Winter light


I used to think that January and February were my least favourite months of the year, but I’m now awarding that dubious accolade to November and December. All of a sudden it feels as if someone has switched the lights off and plunged us all into darkness. January and February may be a bit grim, but at least lighter days are just around the corner.

A friend who knows Scandinavia well says that the dark winters there always seem to be full of light because everyone lights tons of log fires and candles. I’ve long been fascinated by the Danish concept of hygge (pronounced ‘hooga’), which doesn’t translate directly into English but is basically about the art of being cosy and convivial. The charming description of it here it makes me want to jump on a plane and fly to Copenhagen.

I think the Danes would have been impressed by the feeling of hygge at the Dalston Eastern Curve Garden last week, at the launch of the Pothole Gardener‘s book (see below). The woodburning stove churned out pizzas, guitars were strummed, candles in jam jars lit up the birch grove and tealights in paper bags glowed on the pergola. It was freezing cold but the atmosphere was warm.

The garden is holding a Festival of Light in November and December – a series of events and activities to light up the garden and brighten dark winter days.  It sounds like more fun than a light box. Details here.

I want one of those


My friend Naomi and I went to the launch party of the Pothole Gardener‘s new book the other night. I was really pleased to be invited because I love what Steve Wheen (aka the Pothole Gardener) does – he fills potholes with temporary mini gardens, complete with accessories such as tiny deckchairs and mini red phone boxes. Isn’t that a lovely, happiness-spreading idea? He did a pothole for the Chelsea Fringe last year (which received a royal visit from Camilla Parker Bowles, no less) and word has it that he’s planning something for this year’s festival, too.

The launch was also a chance to see the Dalston Eastern Curve Garden, a new community garden on the site of an old railway line. It was dark, of course, and full of bright young things sipping red wine, eating wood-fired pizza, pedalling away at a bicycle cinema and having their pics taken in a mini garden (instantly spread far and wide on the Twittersphere). But it seems like a vibrant and original community space and I’ll definitely go back in daylight for a better look.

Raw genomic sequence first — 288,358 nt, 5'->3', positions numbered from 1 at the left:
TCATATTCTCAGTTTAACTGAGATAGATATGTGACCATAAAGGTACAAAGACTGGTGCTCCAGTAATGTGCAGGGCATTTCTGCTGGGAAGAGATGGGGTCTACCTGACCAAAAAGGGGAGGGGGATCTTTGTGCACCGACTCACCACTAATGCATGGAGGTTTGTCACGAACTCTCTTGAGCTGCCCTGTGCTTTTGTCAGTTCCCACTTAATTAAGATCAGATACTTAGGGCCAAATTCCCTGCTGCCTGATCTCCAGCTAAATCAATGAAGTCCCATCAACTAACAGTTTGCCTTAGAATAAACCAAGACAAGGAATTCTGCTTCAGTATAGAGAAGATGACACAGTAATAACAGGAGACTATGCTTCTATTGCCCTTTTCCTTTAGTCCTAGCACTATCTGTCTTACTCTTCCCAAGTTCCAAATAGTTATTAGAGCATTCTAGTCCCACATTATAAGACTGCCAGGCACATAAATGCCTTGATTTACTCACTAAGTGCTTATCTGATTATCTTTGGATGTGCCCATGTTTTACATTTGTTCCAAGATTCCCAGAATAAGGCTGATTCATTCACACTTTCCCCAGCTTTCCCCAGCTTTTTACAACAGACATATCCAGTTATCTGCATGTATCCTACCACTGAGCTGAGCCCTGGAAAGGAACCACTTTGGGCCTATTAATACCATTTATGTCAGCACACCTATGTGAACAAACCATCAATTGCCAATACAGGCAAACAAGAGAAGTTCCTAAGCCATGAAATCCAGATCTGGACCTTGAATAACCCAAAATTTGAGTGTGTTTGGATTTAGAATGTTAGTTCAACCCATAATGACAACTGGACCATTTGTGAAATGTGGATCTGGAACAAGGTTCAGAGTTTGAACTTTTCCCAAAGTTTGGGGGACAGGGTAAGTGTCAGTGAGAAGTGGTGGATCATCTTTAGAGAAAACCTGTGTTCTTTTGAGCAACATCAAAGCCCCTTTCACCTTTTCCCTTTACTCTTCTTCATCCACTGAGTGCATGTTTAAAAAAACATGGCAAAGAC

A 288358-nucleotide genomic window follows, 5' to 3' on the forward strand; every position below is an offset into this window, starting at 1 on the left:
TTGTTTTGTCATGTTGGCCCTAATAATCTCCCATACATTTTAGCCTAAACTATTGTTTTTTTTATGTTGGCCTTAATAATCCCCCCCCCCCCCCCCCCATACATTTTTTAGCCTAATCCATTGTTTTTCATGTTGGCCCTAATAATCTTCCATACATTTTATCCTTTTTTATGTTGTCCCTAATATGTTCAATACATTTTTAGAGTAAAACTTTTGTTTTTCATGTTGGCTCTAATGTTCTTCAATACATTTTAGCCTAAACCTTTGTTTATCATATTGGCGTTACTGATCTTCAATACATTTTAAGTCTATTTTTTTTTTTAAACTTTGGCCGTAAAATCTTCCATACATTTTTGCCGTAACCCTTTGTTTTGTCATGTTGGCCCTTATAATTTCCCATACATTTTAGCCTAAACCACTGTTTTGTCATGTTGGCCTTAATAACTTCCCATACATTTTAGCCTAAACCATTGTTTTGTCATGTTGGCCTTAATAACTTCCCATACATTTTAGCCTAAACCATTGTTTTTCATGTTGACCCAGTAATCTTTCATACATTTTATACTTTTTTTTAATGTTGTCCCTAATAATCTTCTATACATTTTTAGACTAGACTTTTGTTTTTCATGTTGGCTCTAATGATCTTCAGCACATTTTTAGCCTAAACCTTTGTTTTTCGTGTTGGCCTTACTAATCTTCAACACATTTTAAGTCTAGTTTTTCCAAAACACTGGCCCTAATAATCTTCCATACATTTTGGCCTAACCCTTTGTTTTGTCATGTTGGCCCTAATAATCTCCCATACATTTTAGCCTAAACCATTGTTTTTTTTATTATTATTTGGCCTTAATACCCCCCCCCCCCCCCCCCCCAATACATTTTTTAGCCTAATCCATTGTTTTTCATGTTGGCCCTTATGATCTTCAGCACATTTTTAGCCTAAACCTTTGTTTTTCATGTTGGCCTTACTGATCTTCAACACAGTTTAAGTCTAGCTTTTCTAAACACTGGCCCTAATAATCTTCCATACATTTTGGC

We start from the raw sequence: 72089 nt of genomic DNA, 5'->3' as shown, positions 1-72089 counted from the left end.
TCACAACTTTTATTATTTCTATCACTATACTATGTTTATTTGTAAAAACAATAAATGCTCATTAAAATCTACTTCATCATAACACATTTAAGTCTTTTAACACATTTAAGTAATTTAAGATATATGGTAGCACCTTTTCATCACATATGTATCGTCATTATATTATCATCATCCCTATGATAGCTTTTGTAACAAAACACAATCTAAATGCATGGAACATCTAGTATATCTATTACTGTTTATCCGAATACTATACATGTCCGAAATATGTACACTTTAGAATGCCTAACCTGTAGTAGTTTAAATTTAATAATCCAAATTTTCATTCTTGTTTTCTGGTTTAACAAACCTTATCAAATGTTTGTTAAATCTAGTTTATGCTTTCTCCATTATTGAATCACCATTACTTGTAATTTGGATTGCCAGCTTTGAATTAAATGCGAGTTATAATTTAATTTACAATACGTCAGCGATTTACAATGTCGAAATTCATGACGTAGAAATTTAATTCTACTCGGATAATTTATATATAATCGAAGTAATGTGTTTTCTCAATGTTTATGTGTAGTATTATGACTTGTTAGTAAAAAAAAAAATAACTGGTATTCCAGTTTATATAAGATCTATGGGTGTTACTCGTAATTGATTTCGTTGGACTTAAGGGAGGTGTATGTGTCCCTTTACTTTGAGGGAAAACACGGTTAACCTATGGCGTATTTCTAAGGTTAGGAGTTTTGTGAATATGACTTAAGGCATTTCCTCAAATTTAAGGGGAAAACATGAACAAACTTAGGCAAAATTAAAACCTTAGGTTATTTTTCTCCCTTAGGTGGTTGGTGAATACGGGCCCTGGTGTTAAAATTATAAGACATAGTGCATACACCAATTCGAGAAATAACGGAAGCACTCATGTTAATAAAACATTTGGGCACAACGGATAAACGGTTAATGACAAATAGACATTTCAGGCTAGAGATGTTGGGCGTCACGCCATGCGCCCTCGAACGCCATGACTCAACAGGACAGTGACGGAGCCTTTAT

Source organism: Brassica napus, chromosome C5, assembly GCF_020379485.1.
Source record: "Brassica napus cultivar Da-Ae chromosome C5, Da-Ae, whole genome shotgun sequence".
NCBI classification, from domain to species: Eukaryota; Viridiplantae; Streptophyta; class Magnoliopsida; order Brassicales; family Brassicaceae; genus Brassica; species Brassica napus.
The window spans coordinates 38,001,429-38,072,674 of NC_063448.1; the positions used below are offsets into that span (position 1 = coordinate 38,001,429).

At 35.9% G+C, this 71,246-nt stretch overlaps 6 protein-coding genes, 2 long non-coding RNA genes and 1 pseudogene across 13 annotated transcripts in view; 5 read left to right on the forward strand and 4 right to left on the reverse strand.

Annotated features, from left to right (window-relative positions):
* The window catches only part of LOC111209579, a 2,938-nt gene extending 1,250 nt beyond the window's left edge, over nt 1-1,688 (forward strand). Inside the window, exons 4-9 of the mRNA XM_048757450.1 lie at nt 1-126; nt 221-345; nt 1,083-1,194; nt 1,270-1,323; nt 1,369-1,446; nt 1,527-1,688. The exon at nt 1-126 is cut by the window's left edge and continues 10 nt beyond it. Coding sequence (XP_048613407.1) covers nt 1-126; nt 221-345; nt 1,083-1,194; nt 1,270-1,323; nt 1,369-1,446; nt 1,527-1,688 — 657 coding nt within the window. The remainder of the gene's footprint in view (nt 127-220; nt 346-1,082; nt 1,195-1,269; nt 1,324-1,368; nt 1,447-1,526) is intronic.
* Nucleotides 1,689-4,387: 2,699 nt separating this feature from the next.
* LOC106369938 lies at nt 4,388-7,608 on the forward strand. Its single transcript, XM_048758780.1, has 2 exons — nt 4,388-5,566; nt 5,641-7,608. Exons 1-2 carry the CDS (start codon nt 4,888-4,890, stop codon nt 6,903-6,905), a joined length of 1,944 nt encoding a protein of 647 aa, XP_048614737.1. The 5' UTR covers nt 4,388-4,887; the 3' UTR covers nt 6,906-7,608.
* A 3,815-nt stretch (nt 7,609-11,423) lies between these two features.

Naomi and I took a wander around the garden and were instantly smitten by this conservatory/potting shed/greenhouse. We both agreed that if we had something like this, we would never want for anything more. Naomi was practically dialling an architect as we left to see if her kitchen could feasibly replaced with an enormous potting shed, and I was mentally adding some kind of glasshouse extension to my ever-expanding fantasy list of house hunting requirements.

Marcia’s garden


North Dulwich

This is Marcia’s garden, planted up just over a year ago by… me! When Marcia moved in, it consisted of the decking with gravel around the edge, plus a Fatsia japonica, a mahonia and a very large bay tree. Marcia asked for my advice over tea, and I ended up doing a planting plan for her.

In many ways it wasn’t an easy garden to plant up. For a start, Marcia’s budget was around £500. That sound like a lot but it doesn’t go far, even when you’re only filling a few square metres. We saved money by buying plants in the smallest possible size, and for the time being the perennials have outstripped the slower growing shrubs. There was also the orientation of the garden to consider – it’s largely shady (only the border on the right gets a decent amount of sun). There was no budget to alter the layout of the garden, or to do a proper survey of the site, so the gravel was removed and replaced with new topsoil.

Marcia wanted quite a contemporary look, so I dusted down my plant books and got Googling, and after a very long time spent dithering (if I was a full-time garden designer I’d be lucky to earn £1 an hour) I came up with a plan.

The garden has lots of plants with bold foliage such as bergenias, oak-leafed hydrangeas and ferns, and grasses such as Deschampsia and Stipa tenuissima  for texture. Hardy geraniums, Japanese anemones and sedums supply the flowers and Christmas box (Sarcococca confusa) and Trachelospermum jasminoides (on the sunny wall) provide the scent. I wanted Marcia to have an awareness of the seasons changing, so there’s spring blossom courtesy of a star magnolia and autumn colour from the Vitis on the back wall. Many of the plants should die back quite gracefully and many of the plants are evergreen, so Marcia won’t be looking out on to a sea of hard landscaping in winter.

You’re obviously not seeing it at its best (this pic was taken right at the end of October), plus the plants are still establishing etc etc. But all things considered, I’m pleased with it. And most importantly, so is Marcia.

PS The furniture is from John Lewis.